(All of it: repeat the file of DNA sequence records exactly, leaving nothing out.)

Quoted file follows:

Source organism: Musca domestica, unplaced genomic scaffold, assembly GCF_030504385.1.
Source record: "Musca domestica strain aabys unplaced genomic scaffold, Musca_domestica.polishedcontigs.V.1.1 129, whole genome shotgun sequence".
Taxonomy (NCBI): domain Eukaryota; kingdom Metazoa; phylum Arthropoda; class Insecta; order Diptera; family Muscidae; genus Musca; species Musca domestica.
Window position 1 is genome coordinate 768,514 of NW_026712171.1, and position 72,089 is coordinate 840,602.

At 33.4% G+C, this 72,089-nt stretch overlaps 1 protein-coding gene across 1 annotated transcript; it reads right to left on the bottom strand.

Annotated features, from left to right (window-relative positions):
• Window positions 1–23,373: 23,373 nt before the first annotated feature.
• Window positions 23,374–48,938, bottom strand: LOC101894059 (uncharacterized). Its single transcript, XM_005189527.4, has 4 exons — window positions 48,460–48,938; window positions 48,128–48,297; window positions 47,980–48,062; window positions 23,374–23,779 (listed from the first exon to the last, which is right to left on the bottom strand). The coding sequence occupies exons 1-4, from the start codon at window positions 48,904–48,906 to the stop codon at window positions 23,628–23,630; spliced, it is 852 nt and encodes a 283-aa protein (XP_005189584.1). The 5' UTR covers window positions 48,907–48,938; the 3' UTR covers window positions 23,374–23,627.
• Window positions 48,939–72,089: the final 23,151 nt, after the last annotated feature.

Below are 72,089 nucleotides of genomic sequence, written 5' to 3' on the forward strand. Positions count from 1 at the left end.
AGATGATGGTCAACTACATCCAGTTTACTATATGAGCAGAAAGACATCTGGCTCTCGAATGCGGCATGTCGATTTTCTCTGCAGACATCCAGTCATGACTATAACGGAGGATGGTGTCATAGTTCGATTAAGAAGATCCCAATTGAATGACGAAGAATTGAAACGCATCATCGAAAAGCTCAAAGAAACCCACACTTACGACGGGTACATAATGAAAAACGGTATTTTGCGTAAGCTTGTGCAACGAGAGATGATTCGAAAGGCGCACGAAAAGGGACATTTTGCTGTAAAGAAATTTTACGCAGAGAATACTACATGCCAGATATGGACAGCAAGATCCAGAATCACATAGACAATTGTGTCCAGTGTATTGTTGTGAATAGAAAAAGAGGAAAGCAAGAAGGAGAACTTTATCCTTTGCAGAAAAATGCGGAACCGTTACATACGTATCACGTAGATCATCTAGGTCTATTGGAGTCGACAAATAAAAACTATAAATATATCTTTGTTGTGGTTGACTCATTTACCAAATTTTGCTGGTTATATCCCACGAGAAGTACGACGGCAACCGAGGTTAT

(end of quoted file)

Source organism: Musca domestica, unplaced genomic scaffold, assembly GCF_030504385.1.
Source record: "Musca domestica strain aabys unplaced genomic scaffold, Musca_domestica.polishedcontigs.V.1.1 129, whole genome shotgun sequence".
Taxonomy (NCBI): domain Eukaryota; kingdom Metazoa; phylum Arthropoda; class Insecta; order Diptera; family Muscidae; genus Musca; species Musca domestica.
Window position 1 is genome coordinate 768,514 of NW_026712171.1, and position 72,089 is coordinate 840,602.

At 33.4% G+C, this 72,089-nt stretch overlaps 1 protein-coding gene across 1 annotated transcript; it reads right to left on the bottom strand.

Annotated features, from left to right (window-relative positions):
• Window positions 1–23,373: 23,373 nt before the first annotated feature.
• Window positions 23,374–48,938, bottom strand: LOC101894059 (uncharacterized). Its single transcript, XM_005189527.4, has 4 exons — window positions 48,460–48,938; window positions 48,128–48,297; window positions 47,980–48,062; window positions 23,374–23,779 (listed from the first exon to the last, which is right to left on the bottom strand). The coding sequence occupies exons 1-4, from the start codon at window positions 48,904–48,906 to the stop codon at window positions 23,628–23,630; spliced, it is 852 nt and encodes a 283-aa protein (XP_005189584.1). The 5' UTR covers window positions 48,907–48,938; the 3' UTR covers window positions 23,374–23,627.
• Window positions 48,939–72,089: the final 23,151 nt, after the last annotated feature.

Below are 72,089 nucleotides of genomic sequence, written 5' to 3' on the forward strand. Positions count from 1 at the left end.
AGATGATGGTCAACTACATCCAGTTTACTATATGAGCAGAAAGACATCTGGCTCTCGAATGCGGCATGTCGATTTTCTCTGCAGACATCCAGTCATGACTATAACGGAGGATGGTGTCATAGTTCGATTAAGAAGATCCCAATTGAATGACGAAGAATTGAAACGCATCATCGAAAAGCTCAAAGAAACCCACACTTACGACGGGTACATAATGAAAAACGGTATTTTGCGTAAGCTTGTGCAACGAGAGATGATTCGAAAGGCGCACGAAAAGGGACATTTTGCTGTAAAGAAATTTTACGCAGAGAATACTACATGCCAGATATGGACAGCAAGATCCAGAATCACATAGACAATTGTGTCCAGTGTATTGTTGTGAATAGAAAAAGAGGAAAGCAAGAAGGAGAACTTTATCCTTTGCAGAAAAATGCGGAACCGTTACATACGTATCACGTAGATCATCTAGGTCTATTGGAGTCGACAAATAAAAACTATAAATATATCTTTGTTGTGGTTGACTCATTTACCAAATTTTGCTGGTTATATCCCACGAGAAGTACGACGGCAACCGAGGTTAT